Matt Jukes (b1976, Bougainville, Papua New Guinea) came to London, from Melbourne, in 2004, for a one-month holiday. While here, however, he visited the Rothko Room at Tate Modern and immediately knew he couldn’t return home. He has since studied printmaking at Morley College (having already read design at Royal Melbourne Institute of Technology), and his work continues to be influenced by that of Mark Rothko, with its roots in layers, colours and emotions.
Feelscape is Jukes’s first venture into visually representing how memories and emotions change over time. An algorithm he created, in collaboration with the creative developer Jop Wielens, uses the participant’s webcam to analyse the relative positions of their facial features as they recall a chosen memory. These are then rated against the typical expressions of six key emotions – happiness, surprise, sadness, anger, disgust and fear. In the algorithm, each emotion has been assigned a colourway [series of colours], and the resultant artwork – an abstract landscape produced in their browser – is a blend of these.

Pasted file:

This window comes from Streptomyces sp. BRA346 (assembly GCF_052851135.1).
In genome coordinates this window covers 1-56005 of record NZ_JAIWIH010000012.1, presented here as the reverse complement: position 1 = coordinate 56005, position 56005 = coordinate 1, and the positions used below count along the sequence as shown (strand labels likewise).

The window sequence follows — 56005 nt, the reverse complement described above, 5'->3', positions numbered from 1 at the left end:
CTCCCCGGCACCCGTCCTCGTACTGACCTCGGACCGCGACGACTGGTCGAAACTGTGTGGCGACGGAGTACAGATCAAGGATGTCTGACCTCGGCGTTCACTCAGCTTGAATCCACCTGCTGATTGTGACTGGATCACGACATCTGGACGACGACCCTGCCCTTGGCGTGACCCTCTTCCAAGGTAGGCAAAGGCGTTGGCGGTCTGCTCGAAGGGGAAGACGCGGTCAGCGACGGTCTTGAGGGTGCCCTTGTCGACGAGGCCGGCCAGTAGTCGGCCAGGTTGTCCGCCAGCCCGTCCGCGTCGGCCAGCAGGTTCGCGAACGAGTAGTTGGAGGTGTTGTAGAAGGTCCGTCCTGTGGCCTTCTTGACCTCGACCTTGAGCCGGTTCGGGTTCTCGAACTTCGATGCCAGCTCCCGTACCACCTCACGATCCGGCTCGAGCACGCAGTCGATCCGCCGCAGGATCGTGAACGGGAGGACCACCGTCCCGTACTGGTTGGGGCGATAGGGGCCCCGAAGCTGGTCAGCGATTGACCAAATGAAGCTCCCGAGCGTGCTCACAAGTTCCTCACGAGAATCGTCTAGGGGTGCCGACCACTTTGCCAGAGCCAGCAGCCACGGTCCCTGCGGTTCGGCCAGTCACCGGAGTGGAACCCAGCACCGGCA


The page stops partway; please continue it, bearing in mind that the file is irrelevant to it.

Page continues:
Jukes spoke to Studio International about his new work, his concern for people’s mental health during the pandemic, how memories are continually formed and reformed, and his plans for after lockdown.
Read the full interview here